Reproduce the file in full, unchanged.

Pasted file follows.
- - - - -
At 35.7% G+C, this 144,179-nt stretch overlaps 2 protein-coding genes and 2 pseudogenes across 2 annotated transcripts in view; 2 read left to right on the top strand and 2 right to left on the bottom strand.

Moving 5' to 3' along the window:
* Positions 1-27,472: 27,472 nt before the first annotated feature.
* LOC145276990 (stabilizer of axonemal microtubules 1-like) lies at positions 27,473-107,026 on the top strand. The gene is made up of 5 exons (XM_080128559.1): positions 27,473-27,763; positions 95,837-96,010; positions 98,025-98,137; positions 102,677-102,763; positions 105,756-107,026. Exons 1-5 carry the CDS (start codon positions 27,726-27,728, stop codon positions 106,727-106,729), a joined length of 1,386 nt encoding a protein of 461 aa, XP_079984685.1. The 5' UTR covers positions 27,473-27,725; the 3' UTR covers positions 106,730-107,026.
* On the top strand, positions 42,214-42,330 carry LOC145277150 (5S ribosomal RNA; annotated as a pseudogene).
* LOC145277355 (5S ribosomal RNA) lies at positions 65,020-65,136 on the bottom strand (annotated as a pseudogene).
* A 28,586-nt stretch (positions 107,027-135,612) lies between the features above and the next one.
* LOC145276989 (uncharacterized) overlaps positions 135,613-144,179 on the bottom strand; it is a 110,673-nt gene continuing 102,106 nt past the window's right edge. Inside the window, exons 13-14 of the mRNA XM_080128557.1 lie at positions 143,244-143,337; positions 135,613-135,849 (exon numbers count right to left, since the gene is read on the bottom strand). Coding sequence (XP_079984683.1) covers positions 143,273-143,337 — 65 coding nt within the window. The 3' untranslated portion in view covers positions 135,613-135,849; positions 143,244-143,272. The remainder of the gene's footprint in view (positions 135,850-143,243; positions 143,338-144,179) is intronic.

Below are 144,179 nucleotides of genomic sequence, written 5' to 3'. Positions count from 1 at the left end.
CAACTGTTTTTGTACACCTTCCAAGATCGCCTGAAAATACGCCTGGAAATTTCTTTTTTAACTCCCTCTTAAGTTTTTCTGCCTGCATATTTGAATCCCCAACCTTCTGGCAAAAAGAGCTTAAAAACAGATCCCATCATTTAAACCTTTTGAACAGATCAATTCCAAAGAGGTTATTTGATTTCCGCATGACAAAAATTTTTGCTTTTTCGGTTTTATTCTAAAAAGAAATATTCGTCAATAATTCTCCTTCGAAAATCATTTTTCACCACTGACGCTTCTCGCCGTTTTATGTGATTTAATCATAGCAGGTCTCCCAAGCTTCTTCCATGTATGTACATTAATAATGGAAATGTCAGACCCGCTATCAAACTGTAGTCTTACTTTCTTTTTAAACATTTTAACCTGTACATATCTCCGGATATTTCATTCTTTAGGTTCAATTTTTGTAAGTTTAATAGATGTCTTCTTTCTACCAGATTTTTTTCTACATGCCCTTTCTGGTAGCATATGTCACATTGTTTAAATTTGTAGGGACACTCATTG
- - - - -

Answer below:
At 35.7% G+C, this 144,179-nt stretch overlaps 2 protein-coding genes and 2 pseudogenes across 2 annotated transcripts in view; 2 read left to right on the top strand and 2 right to left on the bottom strand.

Moving 5' to 3' along the window:
* Positions 1-27,472: 27,472 nt before the first annotated feature.
* LOC145276990 (stabilizer of axonemal microtubules 1-like) lies at positions 27,473-107,026 on the top strand. The gene is made up of 5 exons (XM_080128559.1): positions 27,473-27,763; positions 95,837-96,010; positions 98,025-98,137; positions 102,677-102,763; positions 105,756-107,026. Exons 1-5 carry the CDS (start codon positions 27,726-27,728, stop codon positions 106,727-106,729), a joined length of 1,386 nt encoding a protein of 461 aa, XP_079984685.1. The 5' UTR covers positions 27,473-27,725; the 3' UTR covers positions 106,730-107,026.
* On the top strand, positions 42,214-42,330 carry LOC145277150 (5S ribosomal RNA; annotated as a pseudogene).
* LOC145277355 (5S ribosomal RNA) lies at positions 65,020-65,136 on the bottom strand (annotated as a pseudogene).
* A 28,586-nt stretch (positions 107,027-135,612) lies between the features above and the next one.
* LOC145276989 (uncharacterized) overlaps positions 135,613-144,179 on the bottom strand; it is a 110,673-nt gene continuing 102,106 nt past the window's right edge. Inside the window, exons 13-14 of the mRNA XM_080128557.1 lie at positions 143,244-143,337; positions 135,613-135,849 (exon numbers count right to left, since the gene is read on the bottom strand). Coding sequence (XP_079984683.1) covers positions 143,273-143,337 — 65 coding nt within the window. The 3' untranslated portion in view covers positions 135,613-135,849; positions 143,244-143,272. The remainder of the gene's footprint in view (positions 135,850-143,243; positions 143,338-144,179) is intronic.

Below are 144,179 nucleotides of genomic sequence, written 5' to 3'. Positions count from 1 at the left end.
CAACTGTTTTTGTACACCTTCCAAGATCGCCTGAAAATACGCCTGGAAATTTCTTTTTTAACTCCCTCTTAAGTTTTTCTGCCTGCATATTTGAATCCCCAACCTTCTGGCAAAAAGAGCTTAAAAACAGATCCCATCATTTAAACCTTTTGAACAGATCAATTCCAAAGAGGTTATTTGATTTCCGCATGACAAAAATTTTTGCTTTTTCGGTTTTATTCTAAAAAGAAATATTCGTCAATAATTCTCCTTCGAAAATCATTTTTCACCACTGACGCTTCTCGCCGTTTTATGTGATTTAATCATAGCAGGTCTCCCAAGCTTCTTCCATGTATGTACATTAATAATGGAAATGTCAGACCCGCTATCAAACTGTAGTCTTACTTTCTTTTTAAACATTTTAACCTGTACATATCTCCGGATATTTCATTCTTTAGGTTCAATTTTTGTAAGTTTAATAGATGTCTTCTTTCTACCAGATTTTTTTCTACATGCCCTTTCTGGTAGCATATGTCACATTGTTTAAATTTGTAGGGACACTCATTG